PWI Senior Writers Debate:


AEW can’t miss, says PWI Senior Writer Al Castle. It has some of the hottest wrestlers on the planet, its management team understands the needs of wrestling fans, it has a major national TV contract, and ownership has gobs of money. But not so fast, warns Senior Writer Dan Murphy. We’ve been down this path before and the result has never been pretty. In the end, Dan surmises, WWE, as always, will be the last man standing. If you follow the PWI Podcast, you probably know that Al and Dan often find themselves on opposite sides of a debate. Read on and let us know who you think is correct!


Dan, when we recorded our PWI Podcast days after Double or Nothing, I was surprised that you still weren’t optimistic about AEW’s chances of success. The show may not have answered all the questions I had about the upstart company, but it did answer one very important one: Is AEW for real? After Double or Nothing, I think the answer to that question is an emphatic “yes.”

For years now, wrestling fans have craved an alternative to WWE. And while there’s never been a shortage of American promotions with quality wrestling and charismatic talent, until now, none of them have been able to replicate the “big league” atmosphere of WWE. It’s the difference between watching a big budget Marvel super hero blockbuster, and an independent film; or the difference between watching a Disney musical on Broadway and a play at your local theater company.

Perhaps for the first time since the closure of WCW, All Elite Wrestling is giving fans an alternative to WWE without asking them to forego the accessibility and high production value that comes with it. That comes in part from having the deep pockets and commitment of the company’s founders, Shahid Khan and his son, Tony, and also the built-in fan base of Cody Rhodes, The Young Bucks and their brethren from the uber-popular “Being The Elite” YouTube series.

Now, Dan, I know you’ve raised the concern that AEW is falling into the same pitfall that TNA and other wrestling promotions have in the past by relying heavily on ex-WWE stars, like Cody, Chris Jericho, and the former Dean Ambrose—now Jon Moxley. But I couldn’t disagree more. Firstly, AEW would have been crazy not to snag up Jericho and Moxley—not only because of their name recognition, but because their wrestling style and IQ are tailor-made for AEW’s progressive vision for wrestling.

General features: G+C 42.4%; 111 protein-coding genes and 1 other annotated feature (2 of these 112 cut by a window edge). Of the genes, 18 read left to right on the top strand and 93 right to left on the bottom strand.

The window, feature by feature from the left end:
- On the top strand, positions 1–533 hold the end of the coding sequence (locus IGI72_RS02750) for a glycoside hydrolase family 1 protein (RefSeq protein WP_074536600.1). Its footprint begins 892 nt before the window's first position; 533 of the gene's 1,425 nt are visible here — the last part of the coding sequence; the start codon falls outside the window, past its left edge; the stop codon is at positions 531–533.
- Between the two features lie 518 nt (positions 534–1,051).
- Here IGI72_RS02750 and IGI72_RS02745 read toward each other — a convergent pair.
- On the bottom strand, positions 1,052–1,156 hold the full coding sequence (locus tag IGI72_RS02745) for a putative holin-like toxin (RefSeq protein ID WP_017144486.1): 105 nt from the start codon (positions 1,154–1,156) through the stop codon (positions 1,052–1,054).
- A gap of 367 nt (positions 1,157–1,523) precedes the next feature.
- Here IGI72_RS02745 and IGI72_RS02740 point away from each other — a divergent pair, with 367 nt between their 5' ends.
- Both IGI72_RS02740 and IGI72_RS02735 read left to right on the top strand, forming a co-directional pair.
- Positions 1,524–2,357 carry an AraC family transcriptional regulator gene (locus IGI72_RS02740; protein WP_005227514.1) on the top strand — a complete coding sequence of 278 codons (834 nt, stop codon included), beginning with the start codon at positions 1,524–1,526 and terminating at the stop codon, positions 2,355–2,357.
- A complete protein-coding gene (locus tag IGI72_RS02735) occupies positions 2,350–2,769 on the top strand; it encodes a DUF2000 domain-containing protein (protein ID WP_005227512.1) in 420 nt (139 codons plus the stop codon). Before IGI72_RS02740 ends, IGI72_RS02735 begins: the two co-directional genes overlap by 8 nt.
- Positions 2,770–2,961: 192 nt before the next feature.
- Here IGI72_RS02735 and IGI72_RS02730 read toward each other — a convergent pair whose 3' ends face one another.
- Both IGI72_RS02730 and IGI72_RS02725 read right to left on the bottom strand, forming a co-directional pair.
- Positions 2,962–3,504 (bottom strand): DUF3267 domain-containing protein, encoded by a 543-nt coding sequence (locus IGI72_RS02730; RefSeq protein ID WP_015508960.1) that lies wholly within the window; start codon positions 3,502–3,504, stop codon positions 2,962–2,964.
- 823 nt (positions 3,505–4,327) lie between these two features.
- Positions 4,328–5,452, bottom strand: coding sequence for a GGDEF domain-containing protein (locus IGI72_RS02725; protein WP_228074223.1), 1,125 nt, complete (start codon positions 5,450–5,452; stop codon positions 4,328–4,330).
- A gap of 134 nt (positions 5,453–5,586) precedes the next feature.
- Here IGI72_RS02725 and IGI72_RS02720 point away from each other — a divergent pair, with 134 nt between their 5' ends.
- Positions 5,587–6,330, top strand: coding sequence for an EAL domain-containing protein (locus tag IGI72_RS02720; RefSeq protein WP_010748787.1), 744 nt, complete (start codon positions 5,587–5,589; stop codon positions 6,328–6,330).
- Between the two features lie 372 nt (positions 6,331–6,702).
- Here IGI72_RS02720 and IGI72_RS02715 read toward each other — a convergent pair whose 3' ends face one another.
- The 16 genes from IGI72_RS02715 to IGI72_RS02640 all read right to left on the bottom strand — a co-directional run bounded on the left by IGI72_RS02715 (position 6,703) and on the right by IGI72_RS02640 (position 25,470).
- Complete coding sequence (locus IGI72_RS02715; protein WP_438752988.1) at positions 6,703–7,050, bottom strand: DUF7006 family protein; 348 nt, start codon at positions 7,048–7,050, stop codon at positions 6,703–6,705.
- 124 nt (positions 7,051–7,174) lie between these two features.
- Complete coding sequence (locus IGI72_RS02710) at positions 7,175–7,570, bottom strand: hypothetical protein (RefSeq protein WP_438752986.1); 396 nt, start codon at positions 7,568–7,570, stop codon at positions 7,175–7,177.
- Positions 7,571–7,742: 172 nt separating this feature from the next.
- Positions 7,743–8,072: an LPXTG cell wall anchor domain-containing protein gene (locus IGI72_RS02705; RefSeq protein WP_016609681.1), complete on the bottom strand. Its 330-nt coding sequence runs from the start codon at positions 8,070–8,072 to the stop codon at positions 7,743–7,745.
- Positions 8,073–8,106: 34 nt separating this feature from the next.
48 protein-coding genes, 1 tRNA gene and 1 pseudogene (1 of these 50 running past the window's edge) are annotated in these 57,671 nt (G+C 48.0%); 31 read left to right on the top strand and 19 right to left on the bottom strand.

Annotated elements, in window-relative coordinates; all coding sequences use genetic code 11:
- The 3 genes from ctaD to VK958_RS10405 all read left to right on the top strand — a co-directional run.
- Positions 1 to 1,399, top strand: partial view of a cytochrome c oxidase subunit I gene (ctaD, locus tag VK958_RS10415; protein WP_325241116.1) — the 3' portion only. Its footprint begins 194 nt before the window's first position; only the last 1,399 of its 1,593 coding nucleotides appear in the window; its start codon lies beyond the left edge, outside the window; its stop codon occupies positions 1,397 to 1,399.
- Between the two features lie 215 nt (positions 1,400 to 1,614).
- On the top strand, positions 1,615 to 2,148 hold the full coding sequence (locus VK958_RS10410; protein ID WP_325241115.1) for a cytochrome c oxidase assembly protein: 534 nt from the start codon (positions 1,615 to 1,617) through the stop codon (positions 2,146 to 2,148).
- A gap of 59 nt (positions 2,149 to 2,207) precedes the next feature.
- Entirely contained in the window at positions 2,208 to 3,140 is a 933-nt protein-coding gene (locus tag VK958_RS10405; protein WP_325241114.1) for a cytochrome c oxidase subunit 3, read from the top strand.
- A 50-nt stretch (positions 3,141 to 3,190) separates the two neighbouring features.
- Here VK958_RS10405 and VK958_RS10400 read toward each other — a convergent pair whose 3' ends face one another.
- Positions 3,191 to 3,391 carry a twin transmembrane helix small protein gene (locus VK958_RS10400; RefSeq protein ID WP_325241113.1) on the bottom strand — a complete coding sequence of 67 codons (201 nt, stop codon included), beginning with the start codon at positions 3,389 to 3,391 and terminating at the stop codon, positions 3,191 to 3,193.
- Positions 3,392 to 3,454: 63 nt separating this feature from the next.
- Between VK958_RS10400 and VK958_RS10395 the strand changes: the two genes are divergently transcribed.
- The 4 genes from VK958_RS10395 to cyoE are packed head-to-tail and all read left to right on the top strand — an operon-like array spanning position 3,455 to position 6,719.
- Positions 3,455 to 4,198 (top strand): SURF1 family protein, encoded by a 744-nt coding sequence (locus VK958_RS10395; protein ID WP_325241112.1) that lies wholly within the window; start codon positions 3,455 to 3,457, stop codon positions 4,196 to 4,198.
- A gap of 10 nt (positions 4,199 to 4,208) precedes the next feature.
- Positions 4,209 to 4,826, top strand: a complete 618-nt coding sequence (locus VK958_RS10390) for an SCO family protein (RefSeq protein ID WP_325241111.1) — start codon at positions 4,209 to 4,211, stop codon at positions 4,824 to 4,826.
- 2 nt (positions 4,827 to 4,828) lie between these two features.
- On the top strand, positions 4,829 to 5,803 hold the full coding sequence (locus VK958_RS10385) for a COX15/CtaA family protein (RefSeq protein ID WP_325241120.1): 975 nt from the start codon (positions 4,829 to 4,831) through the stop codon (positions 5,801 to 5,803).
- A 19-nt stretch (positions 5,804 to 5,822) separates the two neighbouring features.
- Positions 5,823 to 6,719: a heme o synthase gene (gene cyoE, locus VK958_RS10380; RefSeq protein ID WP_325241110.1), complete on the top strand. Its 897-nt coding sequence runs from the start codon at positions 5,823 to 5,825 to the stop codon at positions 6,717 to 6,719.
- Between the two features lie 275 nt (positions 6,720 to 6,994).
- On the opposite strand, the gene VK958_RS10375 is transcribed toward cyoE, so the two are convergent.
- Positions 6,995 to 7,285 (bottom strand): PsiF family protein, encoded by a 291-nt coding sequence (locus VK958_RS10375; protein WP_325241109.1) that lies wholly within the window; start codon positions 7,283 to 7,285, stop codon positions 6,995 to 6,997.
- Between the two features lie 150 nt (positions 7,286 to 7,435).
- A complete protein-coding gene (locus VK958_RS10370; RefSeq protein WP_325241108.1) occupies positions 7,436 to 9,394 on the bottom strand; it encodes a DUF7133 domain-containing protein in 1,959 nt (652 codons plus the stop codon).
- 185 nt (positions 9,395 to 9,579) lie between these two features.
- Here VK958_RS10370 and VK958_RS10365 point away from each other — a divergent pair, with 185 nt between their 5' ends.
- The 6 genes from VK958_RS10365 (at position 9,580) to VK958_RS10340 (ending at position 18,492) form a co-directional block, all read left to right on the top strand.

The very fact that Moxley, Jericho, and others would choose to sign with AEW, rather than staying in WWE, speaks volumes about why there is so much optimism about AEW. In his tell-all interview on Jericho’s podcast, Moxley outlined a bureaucratic creative process that has long hamstrung WWE, and raved about having the creative freedom in AEW to maximize their storytelling abilities.

What’s more, it’s clear that AEW is looking to learn from the mistakes of TNA, WCW, and other promotions by using established talent to help create new stars. That was apparent from the involvement of Maxwell Jacob Friedman, Jimmy Havoc, and Jungle Boy in the high-profile angle involving Bret Hart and “Hangman” Adam Page, as they introduced the AEW championship belt.

In several other ways, big and small, AEW has sought to differentiate itself from other wrestling companies, and particularly, from WWE. That includes AEW’s decision to hold UFC-style post-fight gaggles with media, its rule of leaving countouts to the discretion of referees, and its use of stats and win-loss records to advance storylines and, ultimately, wrestlers’ careers.

But all of AEW’s assets—from its visionary braintrust to its deep roster to its major-league production value—wouldn’t mean a whole lot without the right platform to reach potential fans. It’s what’s held back Impact Wrestling, ROH, and many others from reaching their full potential. But with the announcement of a primetime television slot on TNT—which reaches nearly as many households as WWE’s cable home, USA—AEW is in the perfect position to hit the ground running at a time when WWE is particularly vulnerable.